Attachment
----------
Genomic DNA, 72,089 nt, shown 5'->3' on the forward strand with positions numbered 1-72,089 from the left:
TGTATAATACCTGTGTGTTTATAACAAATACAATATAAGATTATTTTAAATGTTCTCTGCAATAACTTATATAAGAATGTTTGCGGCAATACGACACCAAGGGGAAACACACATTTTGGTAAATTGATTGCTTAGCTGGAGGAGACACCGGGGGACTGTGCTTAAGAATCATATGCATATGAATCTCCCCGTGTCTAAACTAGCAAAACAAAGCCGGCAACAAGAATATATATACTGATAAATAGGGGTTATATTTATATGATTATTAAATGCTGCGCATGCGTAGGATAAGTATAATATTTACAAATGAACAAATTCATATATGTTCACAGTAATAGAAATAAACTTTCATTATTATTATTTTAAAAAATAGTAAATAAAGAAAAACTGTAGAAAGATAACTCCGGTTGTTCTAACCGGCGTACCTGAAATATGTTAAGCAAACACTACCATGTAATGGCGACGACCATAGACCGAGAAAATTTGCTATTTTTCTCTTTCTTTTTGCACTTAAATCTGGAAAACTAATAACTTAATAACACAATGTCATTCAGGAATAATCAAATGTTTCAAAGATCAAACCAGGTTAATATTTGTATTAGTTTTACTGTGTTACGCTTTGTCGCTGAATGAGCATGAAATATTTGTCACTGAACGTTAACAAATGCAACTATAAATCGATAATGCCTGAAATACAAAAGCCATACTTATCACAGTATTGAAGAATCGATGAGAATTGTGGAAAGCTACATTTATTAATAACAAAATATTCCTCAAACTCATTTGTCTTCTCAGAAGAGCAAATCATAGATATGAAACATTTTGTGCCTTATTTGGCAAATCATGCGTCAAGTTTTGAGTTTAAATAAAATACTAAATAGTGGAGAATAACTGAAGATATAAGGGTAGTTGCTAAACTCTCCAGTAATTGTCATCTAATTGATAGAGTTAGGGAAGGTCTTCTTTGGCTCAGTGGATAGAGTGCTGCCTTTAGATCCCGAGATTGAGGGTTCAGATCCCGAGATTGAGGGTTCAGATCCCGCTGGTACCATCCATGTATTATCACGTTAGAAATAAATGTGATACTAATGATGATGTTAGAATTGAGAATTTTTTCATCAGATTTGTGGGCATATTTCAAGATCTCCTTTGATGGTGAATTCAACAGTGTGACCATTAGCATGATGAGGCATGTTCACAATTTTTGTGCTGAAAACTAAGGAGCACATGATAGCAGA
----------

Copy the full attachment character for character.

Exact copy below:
Genomic DNA, 72,089 nt, shown 5'->3' on the forward strand with positions numbered 1-72,089 from the left:
TGTATAATACCTGTGTGTTTATAACAAATACAATATAAGATTATTTTAAATGTTCTCTGCAATAACTTATATAAGAATGTTTGCGGCAATACGACACCAAGGGGAAACACACATTTTGGTAAATTGATTGCTTAGCTGGAGGAGACACCGGGGGACTGTGCTTAAGAATCATATGCATATGAATCTCCCCGTGTCTAAACTAGCAAAACAAAGCCGGCAACAAGAATATATATACTGATAAATAGGGGTTATATTTATATGATTATTAAATGCTGCGCATGCGTAGGATAAGTATAATATTTACAAATGAACAAATTCATATATGTTCACAGTAATAGAAATAAACTTTCATTATTATTATTTTAAAAAATAGTAAATAAAGAAAAACTGTAGAAAGATAACTCCGGTTGTTCTAACCGGCGTACCTGAAATATGTTAAGCAAACACTACCATGTAATGGCGACGACCATAGACCGAGAAAATTTGCTATTTTTCTCTTTCTTTTTGCACTTAAATCTGGAAAACTAATAACTTAATAACACAATGTCATTCAGGAATAATCAAATGTTTCAAAGATCAAACCAGGTTAATATTTGTATTAGTTTTACTGTGTTACGCTTTGTCGCTGAATGAGCATGAAATATTTGTCACTGAACGTTAACAAATGCAACTATAAATCGATAATGCCTGAAATACAAAAGCCATACTTATCACAGTATTGAAGAATCGATGAGAATTGTGGAAAGCTACATTTATTAATAACAAAATATTCCTCAAACTCATTTGTCTTCTCAGAAGAGCAAATCATAGATATGAAACATTTTGTGCCTTATTTGGCAAATCATGCGTCAAGTTTTGAGTTTAAATAAAATACTAAATAGTGGAGAATAACTGAAGATATAAGGGTAGTTGCTAAACTCTCCAGTAATTGTCATCTAATTGATAGAGTTAGGGAAGGTCTTCTTTGGCTCAGTGGATAGAGTGCTGCCTTTAGATCCCGAGATTGAGGGTTCAGATCCCGAGATTGAGGGTTCAGATCCCGCTGGTACCATCCATGTATTATCACGTTAGAAATAAATGTGATACTAATGATGATGTTAGAATTGAGAATTTTTTCATCAGATTTGTGGGCATATTTCAAGATCTCCTTTGATGGTGAATTCAACAGTGTGACCATTAGCATGATGAGGCATGTTCACAATTTTTGTGCTGAAAACTAAGGAGCACATGATAGCAGA